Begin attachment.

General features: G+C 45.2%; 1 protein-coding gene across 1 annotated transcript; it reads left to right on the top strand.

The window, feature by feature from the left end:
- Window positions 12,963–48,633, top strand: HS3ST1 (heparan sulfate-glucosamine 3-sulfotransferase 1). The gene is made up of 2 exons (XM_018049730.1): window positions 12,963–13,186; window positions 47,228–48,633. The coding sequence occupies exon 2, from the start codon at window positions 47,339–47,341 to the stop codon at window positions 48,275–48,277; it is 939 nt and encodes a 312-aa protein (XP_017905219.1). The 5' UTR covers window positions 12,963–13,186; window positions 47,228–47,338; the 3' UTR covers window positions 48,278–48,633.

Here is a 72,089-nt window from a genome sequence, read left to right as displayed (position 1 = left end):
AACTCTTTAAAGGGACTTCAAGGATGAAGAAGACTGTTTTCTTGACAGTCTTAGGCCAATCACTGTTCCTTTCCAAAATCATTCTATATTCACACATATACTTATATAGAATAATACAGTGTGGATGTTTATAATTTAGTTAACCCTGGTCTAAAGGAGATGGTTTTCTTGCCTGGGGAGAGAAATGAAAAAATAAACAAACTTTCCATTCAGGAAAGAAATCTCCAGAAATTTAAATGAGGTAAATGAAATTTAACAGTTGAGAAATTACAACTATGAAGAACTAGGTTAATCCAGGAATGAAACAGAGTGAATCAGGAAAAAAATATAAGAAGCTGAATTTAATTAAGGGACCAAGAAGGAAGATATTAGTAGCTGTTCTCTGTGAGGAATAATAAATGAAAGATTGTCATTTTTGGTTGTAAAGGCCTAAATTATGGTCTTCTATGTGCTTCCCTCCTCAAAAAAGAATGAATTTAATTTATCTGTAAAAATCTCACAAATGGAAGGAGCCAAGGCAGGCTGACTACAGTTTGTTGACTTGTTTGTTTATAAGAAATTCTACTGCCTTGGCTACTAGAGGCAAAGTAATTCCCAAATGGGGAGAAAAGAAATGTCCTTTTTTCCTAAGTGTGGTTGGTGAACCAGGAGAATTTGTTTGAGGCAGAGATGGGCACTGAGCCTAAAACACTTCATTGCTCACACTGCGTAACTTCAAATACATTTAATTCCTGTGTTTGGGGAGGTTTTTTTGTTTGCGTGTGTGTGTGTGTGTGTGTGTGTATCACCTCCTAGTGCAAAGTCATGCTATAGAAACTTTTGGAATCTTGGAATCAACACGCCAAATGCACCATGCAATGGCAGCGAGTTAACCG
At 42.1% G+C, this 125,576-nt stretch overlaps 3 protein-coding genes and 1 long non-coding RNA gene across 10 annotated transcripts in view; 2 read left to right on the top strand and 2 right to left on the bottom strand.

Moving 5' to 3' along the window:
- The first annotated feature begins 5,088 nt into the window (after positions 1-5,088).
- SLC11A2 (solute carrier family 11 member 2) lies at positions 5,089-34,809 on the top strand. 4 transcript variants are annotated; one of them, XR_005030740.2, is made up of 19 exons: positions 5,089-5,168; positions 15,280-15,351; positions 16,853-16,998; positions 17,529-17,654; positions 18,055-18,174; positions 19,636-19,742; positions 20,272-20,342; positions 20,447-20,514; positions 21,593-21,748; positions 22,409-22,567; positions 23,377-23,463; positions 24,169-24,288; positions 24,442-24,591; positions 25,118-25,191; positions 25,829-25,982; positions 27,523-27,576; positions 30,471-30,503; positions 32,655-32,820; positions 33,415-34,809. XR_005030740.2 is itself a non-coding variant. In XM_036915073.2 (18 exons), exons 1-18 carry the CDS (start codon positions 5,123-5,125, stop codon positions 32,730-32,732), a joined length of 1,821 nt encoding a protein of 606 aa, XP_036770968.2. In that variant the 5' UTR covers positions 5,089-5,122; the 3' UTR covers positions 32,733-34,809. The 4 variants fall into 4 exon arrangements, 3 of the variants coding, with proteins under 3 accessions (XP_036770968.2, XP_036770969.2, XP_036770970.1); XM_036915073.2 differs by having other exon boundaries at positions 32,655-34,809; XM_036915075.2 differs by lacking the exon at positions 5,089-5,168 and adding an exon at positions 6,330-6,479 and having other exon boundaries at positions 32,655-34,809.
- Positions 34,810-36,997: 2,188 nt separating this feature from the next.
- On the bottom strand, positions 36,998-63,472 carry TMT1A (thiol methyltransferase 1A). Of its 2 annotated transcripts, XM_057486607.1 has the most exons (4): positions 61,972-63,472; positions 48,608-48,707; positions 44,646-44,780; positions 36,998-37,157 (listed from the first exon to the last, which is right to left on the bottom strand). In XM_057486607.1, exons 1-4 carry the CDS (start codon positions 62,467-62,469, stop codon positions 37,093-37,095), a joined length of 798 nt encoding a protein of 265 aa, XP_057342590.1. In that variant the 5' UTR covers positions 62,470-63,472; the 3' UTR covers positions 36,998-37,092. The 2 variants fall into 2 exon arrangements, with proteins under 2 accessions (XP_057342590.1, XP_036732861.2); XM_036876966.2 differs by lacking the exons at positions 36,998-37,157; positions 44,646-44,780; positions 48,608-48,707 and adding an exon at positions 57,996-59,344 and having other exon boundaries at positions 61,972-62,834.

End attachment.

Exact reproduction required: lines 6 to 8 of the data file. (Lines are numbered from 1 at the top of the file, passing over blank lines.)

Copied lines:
At 42.1% G+C, this 125,576-nt stretch overlaps 3 protein-coding genes and 1 long non-coding RNA gene across 10 annotated transcripts in view; 2 read left to right on the top strand and 2 right to left on the bottom strand.

Moving 5' to 3' along the window:
- The first annotated feature begins 5,088 nt into the window (after positions 1-5,088).